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Utah Districts Create Policies To Stop 'Lunch Shaming'


School districts throughout Utah are creating new policies to put an end to “lunch shaming” for students who haven’t paid overdue fees.

Back in 2014 there was an incident at Uintah Elementary school in Salt Lake City that got a lot of news attention. Students with outstanding lunch fees had their lunches taken from them and thrown away.


Salt Lake City School District eventually apologized and have since changed their policy, along with many other Utah districts, including Canyons in south Salt Lake county.


“When kids come to the lunchroom and they want something to eat because they’re hungry, we want to err on the side of making sure they have that good food," say Jeff Haney, spokesperson for Canyons School District.


Haney says that the news back in 2014 inspired a new approach from them. They now allow any student to eat lunch regardless of having payment.


When there is an outstanding charge they reach out to the student’s parents on a weekly basis until it’s paid. If they fee rolls into the summer months it's eventually transferred to a collection agency.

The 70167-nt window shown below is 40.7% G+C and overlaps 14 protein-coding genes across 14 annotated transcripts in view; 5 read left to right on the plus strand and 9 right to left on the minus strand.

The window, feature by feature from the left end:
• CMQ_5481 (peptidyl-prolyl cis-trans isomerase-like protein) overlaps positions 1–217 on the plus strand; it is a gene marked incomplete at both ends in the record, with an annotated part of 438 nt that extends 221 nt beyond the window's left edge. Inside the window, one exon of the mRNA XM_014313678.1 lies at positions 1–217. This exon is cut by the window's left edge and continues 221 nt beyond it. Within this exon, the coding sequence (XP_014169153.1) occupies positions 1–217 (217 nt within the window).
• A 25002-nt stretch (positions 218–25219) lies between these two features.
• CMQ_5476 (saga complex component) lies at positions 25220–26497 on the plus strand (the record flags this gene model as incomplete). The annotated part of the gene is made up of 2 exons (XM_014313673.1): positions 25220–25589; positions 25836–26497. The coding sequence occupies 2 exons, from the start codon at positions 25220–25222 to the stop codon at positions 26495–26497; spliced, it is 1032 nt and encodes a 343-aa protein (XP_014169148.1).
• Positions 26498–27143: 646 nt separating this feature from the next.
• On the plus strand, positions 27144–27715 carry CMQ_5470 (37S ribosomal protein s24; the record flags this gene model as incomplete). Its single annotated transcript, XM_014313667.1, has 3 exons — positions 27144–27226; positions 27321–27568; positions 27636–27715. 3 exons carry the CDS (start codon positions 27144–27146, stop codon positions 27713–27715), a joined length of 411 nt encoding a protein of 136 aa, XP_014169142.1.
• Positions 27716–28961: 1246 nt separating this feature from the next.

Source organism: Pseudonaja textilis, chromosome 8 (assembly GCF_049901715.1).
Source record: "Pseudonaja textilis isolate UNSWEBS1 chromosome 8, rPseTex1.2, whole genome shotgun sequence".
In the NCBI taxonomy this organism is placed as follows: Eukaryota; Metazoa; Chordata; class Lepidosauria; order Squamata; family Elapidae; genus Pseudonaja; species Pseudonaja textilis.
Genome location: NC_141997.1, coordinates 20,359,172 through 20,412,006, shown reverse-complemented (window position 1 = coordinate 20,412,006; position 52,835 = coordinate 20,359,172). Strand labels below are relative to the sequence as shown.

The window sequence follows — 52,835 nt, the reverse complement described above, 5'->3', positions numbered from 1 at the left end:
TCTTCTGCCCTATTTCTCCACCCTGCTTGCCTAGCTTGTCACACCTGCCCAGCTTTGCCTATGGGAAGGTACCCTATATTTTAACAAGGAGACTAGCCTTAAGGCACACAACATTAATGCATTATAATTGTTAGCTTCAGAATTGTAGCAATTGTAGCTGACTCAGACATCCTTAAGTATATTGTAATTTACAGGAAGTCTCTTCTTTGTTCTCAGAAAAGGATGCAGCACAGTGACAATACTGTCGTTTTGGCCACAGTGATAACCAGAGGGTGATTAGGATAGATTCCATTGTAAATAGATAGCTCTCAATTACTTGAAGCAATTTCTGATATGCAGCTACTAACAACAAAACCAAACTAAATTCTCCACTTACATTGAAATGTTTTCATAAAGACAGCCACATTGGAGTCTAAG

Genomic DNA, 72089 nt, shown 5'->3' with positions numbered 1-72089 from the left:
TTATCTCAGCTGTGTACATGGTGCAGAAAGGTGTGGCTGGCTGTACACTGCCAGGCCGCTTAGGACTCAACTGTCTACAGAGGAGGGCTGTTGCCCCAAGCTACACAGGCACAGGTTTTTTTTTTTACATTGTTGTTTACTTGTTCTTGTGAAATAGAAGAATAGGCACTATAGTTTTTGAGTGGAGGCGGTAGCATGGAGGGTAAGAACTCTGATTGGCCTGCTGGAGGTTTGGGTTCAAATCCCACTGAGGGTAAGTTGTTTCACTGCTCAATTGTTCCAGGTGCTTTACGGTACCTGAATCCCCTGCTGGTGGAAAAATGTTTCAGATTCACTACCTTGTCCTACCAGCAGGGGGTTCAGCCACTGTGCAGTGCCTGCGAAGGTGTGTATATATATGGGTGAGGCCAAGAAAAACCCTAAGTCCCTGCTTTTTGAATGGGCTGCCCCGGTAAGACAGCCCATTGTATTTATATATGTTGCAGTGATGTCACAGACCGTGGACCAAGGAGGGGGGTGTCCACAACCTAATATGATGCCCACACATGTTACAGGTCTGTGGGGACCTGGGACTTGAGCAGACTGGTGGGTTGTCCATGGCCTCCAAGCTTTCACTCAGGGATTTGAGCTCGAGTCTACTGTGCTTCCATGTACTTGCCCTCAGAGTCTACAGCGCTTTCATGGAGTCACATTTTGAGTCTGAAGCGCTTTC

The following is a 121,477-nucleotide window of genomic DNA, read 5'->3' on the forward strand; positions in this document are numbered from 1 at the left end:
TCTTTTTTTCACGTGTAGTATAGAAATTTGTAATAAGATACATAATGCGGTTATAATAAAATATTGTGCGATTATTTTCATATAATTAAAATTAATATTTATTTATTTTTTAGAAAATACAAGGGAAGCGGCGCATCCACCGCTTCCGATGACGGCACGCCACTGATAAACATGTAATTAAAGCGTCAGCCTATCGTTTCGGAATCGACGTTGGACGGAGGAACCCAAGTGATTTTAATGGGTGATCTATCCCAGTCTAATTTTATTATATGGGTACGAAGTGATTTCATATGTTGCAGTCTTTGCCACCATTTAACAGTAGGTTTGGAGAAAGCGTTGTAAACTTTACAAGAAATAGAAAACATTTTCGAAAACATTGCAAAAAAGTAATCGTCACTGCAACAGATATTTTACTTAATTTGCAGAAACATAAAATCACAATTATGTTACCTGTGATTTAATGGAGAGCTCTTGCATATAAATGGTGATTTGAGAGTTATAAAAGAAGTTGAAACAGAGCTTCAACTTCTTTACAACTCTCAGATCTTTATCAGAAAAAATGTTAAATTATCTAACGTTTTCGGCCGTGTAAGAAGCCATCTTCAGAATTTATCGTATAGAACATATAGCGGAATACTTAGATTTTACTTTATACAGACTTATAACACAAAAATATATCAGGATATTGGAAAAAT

“We also want to do a full court press so to speak on making sure the people in the community know how they can apply for free and reduced price lunches," Haney says.


Canyons currently has $36,000 of unpaid lunch fees and it's likely that most of it will never be collected. And Haney says that's okay, the priority is that students are fed.


These procedures are currently beingwritten into a district wide policy. The U.S. Department of Agriculture has asked all school districts countrywide to create similar policies to address feeding students with unpaid fees with a proposed deadline of July 1st this year.


Lee Hale began listening to KUER while he was teaching English at a Middle School in West Jordan (his one hour commute made for plenty of listening time). Inspired by what he heard he applied for the Kroc Fellowship at NPR headquarters in DC and to his surprise, he got it. Since then he has reported on topics ranging from TSA PreCheck to micro apartments in overcrowded cities to the various ways zoo animals stay cool in the summer heat. But, his primary focus has always been education and he returns to Utah to cover the same schools he was teaching in not long ago. Lee is a graduate of Brigham Young University and is also fascinated with the way religion intersects with the culture and communities of the Beehive State. He hopes to tell stories that accurately reflect the beliefs that Utahns hold dear.
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